What could maybe work is to have a special permission for the specific purpose in the current issue: "inject external scripts directly in web pages", and inform users at install time. Extensions like ViolentMonkey and uBO would use this permission, and users would be able to agree and install or disagree and abort installation.

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uBlock-user Aug 31, 2017

Btw speaking of auto updates, why the chrome webstore version is still stuck at 1.13.8 ? It's been over a week now.

uBlock-user replied Aug 31, 2017

Btw speaking of auto updates, why the chrome webstore version is still stuck at 1.13.8 ? It's been over a week now.

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gorhill Aug 31, 2017

Owner

If something goes wrong, I can't tell people to fall back to an older version of uBO on Chrome, there is only one version available and it's the latest one. I rather wait and be sure that there is no severe regression before I publish.

Owner

gorhill replied Aug 31, 2017

If something goes wrong, I can't tell people to fall back to an older version of uBO on Chrome, there is only one version available and it's the latest one. I rather wait and be sure that there is no severe regression before I publish.

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Hrxn Aug 31, 2017

And this, kids, is how bureaucracy ruins everything..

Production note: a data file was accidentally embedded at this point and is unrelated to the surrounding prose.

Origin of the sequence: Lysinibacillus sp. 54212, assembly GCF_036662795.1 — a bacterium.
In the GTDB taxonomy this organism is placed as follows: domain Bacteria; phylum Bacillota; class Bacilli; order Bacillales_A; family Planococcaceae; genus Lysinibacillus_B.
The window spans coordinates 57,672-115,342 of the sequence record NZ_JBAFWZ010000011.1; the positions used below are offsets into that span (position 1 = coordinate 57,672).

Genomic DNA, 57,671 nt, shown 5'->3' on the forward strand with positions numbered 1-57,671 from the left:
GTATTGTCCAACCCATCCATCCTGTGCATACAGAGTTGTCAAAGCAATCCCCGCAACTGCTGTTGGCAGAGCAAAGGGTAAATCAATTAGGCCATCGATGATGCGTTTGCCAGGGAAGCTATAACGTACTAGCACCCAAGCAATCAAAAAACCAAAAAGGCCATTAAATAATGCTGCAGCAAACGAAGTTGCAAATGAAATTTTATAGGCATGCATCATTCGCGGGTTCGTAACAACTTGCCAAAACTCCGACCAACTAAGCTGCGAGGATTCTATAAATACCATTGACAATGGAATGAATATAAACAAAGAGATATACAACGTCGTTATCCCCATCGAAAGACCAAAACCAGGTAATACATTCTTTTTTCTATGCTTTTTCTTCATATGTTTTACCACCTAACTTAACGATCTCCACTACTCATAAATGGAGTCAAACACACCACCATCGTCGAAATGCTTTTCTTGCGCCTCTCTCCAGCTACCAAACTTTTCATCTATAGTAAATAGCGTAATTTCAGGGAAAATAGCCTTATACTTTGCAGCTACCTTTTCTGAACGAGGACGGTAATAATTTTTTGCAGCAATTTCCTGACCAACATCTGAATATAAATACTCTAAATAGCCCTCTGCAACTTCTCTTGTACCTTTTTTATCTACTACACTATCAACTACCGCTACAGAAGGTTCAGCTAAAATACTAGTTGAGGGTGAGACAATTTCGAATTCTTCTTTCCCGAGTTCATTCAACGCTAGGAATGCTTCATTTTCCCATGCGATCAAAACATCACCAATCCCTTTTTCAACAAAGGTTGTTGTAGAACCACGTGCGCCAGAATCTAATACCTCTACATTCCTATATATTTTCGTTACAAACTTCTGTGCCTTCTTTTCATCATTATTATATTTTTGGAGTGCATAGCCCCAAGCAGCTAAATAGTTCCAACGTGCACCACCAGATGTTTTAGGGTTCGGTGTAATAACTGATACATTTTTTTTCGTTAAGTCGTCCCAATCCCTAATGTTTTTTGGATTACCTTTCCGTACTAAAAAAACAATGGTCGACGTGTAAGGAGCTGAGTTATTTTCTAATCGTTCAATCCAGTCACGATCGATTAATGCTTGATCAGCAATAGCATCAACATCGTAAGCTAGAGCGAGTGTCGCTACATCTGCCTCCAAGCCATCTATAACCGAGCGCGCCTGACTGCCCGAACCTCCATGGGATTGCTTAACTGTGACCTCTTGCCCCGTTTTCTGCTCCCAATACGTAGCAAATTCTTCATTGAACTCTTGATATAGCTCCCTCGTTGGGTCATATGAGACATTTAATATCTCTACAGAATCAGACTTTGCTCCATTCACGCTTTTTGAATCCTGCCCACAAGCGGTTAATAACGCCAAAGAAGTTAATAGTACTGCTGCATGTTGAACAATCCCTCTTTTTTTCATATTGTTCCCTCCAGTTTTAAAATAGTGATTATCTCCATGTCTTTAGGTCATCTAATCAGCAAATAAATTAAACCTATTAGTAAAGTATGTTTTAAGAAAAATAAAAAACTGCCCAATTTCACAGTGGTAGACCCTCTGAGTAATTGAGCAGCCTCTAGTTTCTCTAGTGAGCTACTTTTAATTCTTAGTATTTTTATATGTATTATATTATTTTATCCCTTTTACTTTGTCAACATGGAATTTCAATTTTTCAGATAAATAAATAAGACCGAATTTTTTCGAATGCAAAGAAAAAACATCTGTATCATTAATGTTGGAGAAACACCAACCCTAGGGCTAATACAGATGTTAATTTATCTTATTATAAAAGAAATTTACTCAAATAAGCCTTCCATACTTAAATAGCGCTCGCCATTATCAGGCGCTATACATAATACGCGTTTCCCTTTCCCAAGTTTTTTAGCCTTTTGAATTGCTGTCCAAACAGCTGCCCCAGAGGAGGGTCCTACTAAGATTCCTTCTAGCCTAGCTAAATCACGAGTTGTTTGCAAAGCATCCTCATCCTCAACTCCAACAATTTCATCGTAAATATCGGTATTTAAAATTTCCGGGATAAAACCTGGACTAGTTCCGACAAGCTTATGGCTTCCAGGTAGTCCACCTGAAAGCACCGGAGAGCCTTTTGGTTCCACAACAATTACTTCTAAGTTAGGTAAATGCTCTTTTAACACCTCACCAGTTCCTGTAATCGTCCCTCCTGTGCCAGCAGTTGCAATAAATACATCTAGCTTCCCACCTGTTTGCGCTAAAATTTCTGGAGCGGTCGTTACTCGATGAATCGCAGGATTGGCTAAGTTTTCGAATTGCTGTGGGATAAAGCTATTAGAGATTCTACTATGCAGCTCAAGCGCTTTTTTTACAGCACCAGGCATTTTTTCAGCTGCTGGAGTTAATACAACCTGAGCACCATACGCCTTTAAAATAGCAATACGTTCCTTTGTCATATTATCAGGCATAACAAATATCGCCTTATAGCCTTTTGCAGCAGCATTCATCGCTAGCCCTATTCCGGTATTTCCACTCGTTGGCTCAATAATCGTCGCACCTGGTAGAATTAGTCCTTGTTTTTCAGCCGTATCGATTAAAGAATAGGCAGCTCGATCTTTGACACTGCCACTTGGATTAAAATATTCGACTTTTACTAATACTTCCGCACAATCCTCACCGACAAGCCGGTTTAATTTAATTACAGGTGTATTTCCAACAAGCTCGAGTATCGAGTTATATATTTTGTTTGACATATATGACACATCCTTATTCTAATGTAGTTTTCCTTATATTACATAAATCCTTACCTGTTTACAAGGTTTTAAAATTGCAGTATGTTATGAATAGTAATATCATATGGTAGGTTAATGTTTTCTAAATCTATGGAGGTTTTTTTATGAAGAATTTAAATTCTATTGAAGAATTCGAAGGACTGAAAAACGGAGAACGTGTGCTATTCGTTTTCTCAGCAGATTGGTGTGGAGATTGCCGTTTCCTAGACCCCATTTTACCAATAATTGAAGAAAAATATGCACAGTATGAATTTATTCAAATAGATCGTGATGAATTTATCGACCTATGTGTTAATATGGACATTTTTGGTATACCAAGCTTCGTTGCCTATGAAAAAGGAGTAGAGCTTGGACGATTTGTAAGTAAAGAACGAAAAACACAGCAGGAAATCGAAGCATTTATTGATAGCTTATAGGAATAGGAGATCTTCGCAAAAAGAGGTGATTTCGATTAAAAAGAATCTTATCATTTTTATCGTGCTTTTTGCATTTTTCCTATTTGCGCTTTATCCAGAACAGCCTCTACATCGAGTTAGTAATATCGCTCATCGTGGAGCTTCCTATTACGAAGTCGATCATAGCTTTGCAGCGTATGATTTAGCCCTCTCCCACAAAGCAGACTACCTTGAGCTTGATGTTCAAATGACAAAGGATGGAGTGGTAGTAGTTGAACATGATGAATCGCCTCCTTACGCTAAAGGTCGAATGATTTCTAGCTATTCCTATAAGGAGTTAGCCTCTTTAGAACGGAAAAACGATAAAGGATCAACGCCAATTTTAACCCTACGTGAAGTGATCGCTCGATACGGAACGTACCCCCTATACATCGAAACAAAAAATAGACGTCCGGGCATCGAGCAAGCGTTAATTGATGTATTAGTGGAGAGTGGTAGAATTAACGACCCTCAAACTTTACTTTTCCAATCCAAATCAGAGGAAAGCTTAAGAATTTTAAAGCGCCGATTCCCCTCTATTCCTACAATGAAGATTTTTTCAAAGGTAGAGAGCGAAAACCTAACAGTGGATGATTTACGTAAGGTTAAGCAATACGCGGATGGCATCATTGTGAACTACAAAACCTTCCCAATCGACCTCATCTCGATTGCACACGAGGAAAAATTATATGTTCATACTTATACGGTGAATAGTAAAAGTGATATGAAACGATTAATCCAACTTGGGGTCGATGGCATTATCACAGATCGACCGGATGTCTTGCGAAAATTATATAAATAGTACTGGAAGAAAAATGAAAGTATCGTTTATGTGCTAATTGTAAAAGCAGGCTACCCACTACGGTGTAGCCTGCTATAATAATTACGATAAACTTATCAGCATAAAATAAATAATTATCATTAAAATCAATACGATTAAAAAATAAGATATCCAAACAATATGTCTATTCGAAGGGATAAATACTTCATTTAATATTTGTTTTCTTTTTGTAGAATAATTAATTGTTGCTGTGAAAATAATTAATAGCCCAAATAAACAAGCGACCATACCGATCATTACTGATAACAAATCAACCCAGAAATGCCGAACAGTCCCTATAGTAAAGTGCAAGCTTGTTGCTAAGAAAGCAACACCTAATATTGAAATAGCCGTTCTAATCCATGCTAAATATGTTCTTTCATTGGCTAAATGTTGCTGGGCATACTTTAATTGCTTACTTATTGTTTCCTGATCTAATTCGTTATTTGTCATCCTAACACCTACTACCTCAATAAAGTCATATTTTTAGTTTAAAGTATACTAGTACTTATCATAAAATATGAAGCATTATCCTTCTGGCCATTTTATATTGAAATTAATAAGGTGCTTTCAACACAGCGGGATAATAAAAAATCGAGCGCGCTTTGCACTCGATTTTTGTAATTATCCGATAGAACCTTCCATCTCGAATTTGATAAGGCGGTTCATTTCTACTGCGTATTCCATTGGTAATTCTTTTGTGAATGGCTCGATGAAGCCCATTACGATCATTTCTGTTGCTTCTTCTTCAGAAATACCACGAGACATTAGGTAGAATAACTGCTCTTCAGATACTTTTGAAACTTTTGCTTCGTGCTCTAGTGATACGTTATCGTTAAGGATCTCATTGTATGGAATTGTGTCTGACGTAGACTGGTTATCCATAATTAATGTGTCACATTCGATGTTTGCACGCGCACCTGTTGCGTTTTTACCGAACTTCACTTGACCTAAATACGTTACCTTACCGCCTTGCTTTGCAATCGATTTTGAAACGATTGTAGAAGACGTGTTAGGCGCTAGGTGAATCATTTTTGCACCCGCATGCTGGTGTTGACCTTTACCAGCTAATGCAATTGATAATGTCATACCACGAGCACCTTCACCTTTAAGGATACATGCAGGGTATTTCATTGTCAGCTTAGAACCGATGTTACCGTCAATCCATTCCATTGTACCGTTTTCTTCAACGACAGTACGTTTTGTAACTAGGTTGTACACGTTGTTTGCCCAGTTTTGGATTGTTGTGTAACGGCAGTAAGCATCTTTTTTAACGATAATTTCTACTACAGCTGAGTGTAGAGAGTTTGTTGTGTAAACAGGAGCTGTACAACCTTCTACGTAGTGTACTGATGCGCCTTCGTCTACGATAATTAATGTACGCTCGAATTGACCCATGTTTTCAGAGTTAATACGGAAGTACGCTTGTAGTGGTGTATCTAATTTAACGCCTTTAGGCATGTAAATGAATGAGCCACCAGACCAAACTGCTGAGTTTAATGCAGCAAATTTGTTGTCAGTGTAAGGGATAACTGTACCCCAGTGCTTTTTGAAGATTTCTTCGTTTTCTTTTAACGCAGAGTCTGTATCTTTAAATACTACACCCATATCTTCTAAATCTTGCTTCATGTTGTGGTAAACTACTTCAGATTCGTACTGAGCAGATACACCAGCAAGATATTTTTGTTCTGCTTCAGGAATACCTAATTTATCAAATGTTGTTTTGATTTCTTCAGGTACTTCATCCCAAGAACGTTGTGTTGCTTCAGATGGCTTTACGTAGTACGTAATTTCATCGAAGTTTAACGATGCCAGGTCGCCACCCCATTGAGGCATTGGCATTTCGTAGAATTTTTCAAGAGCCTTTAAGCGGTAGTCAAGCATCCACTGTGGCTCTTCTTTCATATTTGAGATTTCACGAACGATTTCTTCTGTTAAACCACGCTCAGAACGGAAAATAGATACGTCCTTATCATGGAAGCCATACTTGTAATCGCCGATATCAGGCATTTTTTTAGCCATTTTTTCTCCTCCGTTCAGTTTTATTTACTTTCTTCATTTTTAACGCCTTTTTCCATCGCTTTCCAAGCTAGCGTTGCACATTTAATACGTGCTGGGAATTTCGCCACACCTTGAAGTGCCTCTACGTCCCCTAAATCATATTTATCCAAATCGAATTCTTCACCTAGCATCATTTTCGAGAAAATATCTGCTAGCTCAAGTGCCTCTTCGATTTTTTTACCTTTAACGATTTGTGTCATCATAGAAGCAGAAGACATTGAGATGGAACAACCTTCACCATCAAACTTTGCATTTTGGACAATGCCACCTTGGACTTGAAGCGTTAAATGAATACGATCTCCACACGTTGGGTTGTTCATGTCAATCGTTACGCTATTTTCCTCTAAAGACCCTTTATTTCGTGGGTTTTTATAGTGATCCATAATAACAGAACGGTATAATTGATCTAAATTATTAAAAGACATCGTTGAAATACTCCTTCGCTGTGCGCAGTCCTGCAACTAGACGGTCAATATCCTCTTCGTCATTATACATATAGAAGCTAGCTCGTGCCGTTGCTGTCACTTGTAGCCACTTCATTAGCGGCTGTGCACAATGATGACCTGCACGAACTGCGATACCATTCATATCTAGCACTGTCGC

Hrxn replied Aug 31, 2017

And this, kids, is how bureaucracy ruins everything..

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sdfasdfgawe456h4356 Sep 20, 2017

what if you made the scriptlets into a separate "filter-list-kind-of"
uBlock filters - scriptlets or smth like that
like that it would fit more smoothly into the general way the extension works... and maybe they would then not consider it to be a part of the addon itself anymore and hence not see it as a bypassing of the AMO review process

sdfasdfgawe456h4356 replied Sep 20, 2017

what if you made the scriptlets into a separate "filter-list-kind-of"
uBlock filters - scriptlets or smth like that
like that it would fit more smoothly into the general way the extension works... and maybe they would then not consider it to be a part of the addon itself anymore and hence not see it as a bypassing of the AMO review process